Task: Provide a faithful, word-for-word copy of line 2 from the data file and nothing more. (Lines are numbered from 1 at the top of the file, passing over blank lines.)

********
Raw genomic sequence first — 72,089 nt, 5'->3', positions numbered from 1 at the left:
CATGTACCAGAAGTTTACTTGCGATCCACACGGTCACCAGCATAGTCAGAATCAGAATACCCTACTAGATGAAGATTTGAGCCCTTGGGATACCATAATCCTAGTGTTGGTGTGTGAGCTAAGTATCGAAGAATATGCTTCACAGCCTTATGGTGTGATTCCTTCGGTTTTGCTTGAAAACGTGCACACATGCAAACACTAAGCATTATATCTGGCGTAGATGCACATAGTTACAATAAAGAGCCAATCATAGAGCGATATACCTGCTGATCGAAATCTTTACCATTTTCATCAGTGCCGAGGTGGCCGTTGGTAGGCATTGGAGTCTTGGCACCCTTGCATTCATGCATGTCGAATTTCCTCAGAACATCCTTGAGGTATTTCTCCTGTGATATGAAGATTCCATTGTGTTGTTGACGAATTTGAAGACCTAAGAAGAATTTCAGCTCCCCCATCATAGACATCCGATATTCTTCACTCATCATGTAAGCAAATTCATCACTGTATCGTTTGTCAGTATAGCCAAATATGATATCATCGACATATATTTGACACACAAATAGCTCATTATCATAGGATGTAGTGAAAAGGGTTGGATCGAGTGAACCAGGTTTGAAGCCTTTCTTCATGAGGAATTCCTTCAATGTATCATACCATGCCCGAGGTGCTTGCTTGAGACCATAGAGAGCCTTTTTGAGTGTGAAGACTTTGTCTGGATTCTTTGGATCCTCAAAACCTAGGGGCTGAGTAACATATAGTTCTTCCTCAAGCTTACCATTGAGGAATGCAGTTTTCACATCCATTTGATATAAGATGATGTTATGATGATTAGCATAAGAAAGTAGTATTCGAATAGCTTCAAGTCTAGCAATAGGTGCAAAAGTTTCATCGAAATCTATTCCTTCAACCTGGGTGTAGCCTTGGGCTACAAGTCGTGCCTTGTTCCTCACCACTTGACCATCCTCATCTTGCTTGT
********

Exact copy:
CATGTACCAGAAGTTTACTTGCGATCCACACGGTCACCAGCATAGTCAGAATCAGAATACCCTACTAGATGAAGATTTGAGCCCTTGGGATACCATAATCCTAGTGTTGGTGTGTGAGCTAAGTATCGAAGAATATGCTTCACAGCCTTATGGTGTGATTCCTTCGGTTTTGCTTGAAAACGTGCACACATGCAAACACTAAGCATTATATCTGGCGTAGATGCACATAGTTACAATAAAGAGCCAATCATAGAGCGATATACCTGCTGATCGAAATCTTTACCATTTTCATCAGTGCCGAGGTGGCCGTTGGTAGGCATTGGAGTCTTGGCACCCTTGCATTCATGCATGTCGAATTTCCTCAGAACATCCTTGAGGTATTTCTCCTGTGATATGAAGATTCCATTGTGTTGTTGACGAATTTGAAGACCTAAGAAGAATTTCAGCTCCCCCATCATAGACATCCGATATTCTTCACTCATCATGTAAGCAAATTCATCACTGTATCGTTTGTCAGTATAGCCAAATATGATATCATCGACATATATTTGACACACAAATAGCTCATTATCATAGGATGTAGTGAAAAGGGTTGGATCGAGTGAACCAGGTTTGAAGCCTTTCTTCATGAGGAATTCCTTCAATGTATCATACCATGCCCGAGGTGCTTGCTTGAGACCATAGAGAGCCTTTTTGAGTGTGAAGACTTTGTCTGGATTCTTTGGATCCTCAAAACCTAGGGGCTGAGTAACATATAGTTCTTCCTCAAGCTTACCATTGAGGAATGCAGTTTTCACATCCATTTGATATAAGATGATGTTATGATGATTAGCATAAGAAAGTAGTATTCGAATAGCTTCAAGTCTAGCAATAGGTGCAAAAGTTTCATCGAAATCTATTCCTTCAACCTGGGTGTAGCCTTGGGCTACAAGTCGTGCCTTGTTCCTCACCACTTGACCATCCTCATCTTGCTTGT